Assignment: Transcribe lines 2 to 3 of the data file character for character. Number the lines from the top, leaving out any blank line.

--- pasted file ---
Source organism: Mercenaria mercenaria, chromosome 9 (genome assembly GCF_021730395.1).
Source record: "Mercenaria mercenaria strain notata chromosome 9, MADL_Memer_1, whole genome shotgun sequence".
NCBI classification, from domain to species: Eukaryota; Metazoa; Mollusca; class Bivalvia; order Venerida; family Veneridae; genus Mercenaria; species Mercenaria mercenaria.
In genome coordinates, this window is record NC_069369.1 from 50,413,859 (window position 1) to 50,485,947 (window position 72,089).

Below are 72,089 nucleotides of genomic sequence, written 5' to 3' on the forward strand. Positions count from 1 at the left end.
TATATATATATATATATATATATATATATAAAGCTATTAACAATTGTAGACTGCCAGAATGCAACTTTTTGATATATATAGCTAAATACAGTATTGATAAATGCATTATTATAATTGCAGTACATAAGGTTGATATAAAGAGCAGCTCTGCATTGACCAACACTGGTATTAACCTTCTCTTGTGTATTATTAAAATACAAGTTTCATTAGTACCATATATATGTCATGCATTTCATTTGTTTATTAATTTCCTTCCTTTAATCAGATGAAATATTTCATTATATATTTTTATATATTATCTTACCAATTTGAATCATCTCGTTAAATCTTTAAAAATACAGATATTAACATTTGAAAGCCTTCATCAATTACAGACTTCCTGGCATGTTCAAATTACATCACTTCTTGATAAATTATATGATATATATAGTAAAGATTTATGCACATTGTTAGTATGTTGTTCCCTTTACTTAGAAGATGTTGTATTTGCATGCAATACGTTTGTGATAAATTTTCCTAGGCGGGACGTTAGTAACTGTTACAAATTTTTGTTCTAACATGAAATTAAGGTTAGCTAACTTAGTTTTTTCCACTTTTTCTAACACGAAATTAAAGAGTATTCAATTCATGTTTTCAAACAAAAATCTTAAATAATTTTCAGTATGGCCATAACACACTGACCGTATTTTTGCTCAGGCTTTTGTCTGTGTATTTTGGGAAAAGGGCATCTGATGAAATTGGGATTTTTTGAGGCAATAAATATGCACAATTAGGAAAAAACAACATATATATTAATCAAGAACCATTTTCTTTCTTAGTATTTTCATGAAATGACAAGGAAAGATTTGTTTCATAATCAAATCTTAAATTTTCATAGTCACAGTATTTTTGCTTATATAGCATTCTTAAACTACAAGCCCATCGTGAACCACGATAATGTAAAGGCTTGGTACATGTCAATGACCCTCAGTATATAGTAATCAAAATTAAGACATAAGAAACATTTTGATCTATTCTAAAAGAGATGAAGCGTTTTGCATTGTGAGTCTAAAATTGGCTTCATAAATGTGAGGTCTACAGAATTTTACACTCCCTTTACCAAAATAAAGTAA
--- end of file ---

Source record: "Mercenaria mercenaria strain notata chromosome 9, MADL_Memer_1, whole genome shotgun sequence".
NCBI classification, from domain to species: Eukaryota; Metazoa; Mollusca; class Bivalvia; order Venerida; family Veneridae; genus Mercenaria; species Mercenaria mercenaria.